Greg Cartwright is an authentic rock-and-roll genius. If it takes playing Jack White to former Shangri-Las lead-singer Mary Weiss' Loretta Lynn on this well-publicized comeback album to get more people to take notice, so be it.
Cartwright co-produced, wrote nine of 14 songs, and, alongside his Reigning Sound bandmates, provides the music on Dangerous Game, which re-introduces Weiss to the listening public more than 40 years after she first emerged as the blond, pouty teen singer of the tough-chick vocal group the Shangri-Las who, with songs such as "Leader of the Pack" and "(Remember) Walkin' in the Sand," were one of the best, and most mysterious, of the '60s girl groups.
Cartwright was the perfect choice for this assignment because no one else in contemporary pop is as adept at writing new songs that sound like lost mid-'60s pop classics, which enables the rock-and-roll revivalists at Norton to provide Weiss with a vehicle that evokes her Shangri-Las past without drowning the product in nostalgia.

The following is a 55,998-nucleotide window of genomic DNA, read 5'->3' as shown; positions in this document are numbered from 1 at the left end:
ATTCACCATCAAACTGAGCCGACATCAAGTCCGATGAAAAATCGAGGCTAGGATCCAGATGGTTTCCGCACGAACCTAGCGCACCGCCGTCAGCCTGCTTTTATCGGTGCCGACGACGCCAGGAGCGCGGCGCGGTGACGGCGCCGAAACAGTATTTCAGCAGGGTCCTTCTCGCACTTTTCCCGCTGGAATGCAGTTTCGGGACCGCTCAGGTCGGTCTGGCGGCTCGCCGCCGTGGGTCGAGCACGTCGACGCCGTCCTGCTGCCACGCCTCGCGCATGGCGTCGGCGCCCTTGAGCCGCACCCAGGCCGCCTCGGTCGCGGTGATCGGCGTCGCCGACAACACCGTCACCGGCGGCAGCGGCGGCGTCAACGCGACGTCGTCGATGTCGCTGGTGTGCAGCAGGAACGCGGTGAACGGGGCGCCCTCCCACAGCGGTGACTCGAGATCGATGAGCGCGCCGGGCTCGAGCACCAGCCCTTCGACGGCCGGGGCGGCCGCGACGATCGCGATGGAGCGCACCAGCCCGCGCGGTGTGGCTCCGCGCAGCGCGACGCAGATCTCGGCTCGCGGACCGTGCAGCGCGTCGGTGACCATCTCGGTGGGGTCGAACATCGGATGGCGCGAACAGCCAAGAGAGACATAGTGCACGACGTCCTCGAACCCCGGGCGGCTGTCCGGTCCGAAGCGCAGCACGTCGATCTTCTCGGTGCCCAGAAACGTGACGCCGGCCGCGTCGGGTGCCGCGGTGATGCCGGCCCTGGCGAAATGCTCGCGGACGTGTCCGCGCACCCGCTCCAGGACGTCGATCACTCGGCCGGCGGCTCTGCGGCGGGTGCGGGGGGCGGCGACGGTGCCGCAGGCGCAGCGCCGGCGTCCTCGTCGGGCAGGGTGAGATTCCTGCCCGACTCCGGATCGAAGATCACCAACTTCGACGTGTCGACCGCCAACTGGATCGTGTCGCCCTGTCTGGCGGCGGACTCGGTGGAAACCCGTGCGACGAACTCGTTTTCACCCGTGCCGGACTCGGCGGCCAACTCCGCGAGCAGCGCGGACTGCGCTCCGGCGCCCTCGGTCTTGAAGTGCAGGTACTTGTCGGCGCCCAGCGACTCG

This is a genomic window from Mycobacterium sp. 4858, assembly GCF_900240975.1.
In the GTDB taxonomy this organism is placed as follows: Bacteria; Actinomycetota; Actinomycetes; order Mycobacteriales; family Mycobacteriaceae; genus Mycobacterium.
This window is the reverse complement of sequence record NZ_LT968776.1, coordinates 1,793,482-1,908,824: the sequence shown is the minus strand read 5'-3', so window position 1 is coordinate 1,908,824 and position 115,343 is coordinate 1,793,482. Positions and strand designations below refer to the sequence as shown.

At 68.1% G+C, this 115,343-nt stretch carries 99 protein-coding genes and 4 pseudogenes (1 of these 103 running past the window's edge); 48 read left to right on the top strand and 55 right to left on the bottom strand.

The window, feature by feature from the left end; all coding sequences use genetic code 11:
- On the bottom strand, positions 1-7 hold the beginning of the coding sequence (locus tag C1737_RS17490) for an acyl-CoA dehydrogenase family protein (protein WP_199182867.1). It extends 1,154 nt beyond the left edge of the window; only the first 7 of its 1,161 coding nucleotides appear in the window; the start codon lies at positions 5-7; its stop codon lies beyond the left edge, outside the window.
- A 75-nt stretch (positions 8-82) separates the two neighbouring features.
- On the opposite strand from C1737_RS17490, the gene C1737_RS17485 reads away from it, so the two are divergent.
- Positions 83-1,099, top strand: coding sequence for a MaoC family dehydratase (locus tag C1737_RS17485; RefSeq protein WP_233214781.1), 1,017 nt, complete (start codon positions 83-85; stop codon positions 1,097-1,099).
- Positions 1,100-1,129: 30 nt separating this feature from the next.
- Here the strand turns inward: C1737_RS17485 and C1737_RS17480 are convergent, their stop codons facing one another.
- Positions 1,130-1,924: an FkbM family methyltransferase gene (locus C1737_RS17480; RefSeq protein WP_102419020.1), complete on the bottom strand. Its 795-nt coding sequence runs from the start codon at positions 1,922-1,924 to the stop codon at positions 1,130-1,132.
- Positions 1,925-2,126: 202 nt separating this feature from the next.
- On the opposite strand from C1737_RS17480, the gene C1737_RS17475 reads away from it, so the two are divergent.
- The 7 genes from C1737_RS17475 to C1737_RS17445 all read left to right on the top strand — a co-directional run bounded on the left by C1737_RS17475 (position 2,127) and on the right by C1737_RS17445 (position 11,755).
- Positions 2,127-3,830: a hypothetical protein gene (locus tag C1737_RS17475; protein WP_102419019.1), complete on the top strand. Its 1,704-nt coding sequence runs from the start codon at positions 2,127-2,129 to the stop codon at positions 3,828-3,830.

The deadpan charm and low-key longing that Weiss displayed as a teen is intact, and she fits well with such written-to-order Cartwright nuggets as "My Heart Is Beating" and "Break It One More Time." More adventurous is "Cry About the Radio," a plaintive, playfully lachrymose ballad that acknowledges age and cultural marginality.
But best of all may be a couple of familiar titles. Cartwright gives Weiss "I Don't Care," from the first Reigning Sound album, which is almost Dylanesque in its acid dissection of an unnamed "you." And then there's "Stop and Think It Over," hidden on Crystal Gazing, Luck Amazing, the final album from the Compulsive Gamblers, the pre-Reigning Sound band Cartwright helmed alongside fellow Memphian Jack Yarber. If anything in Cartwright's catalog deserved a rebirth, it's this song, which sounds like a standard even on first contact.
Weiss does the song justice, but as fun as Dangerous Game is, it's hard to avoid the conclusion that it's a better story than it is a record. And that these songs might be even better if Cartwright himself -- a more distinctive, soulful singer -- were the one behind the microphone. -- Chris Herrington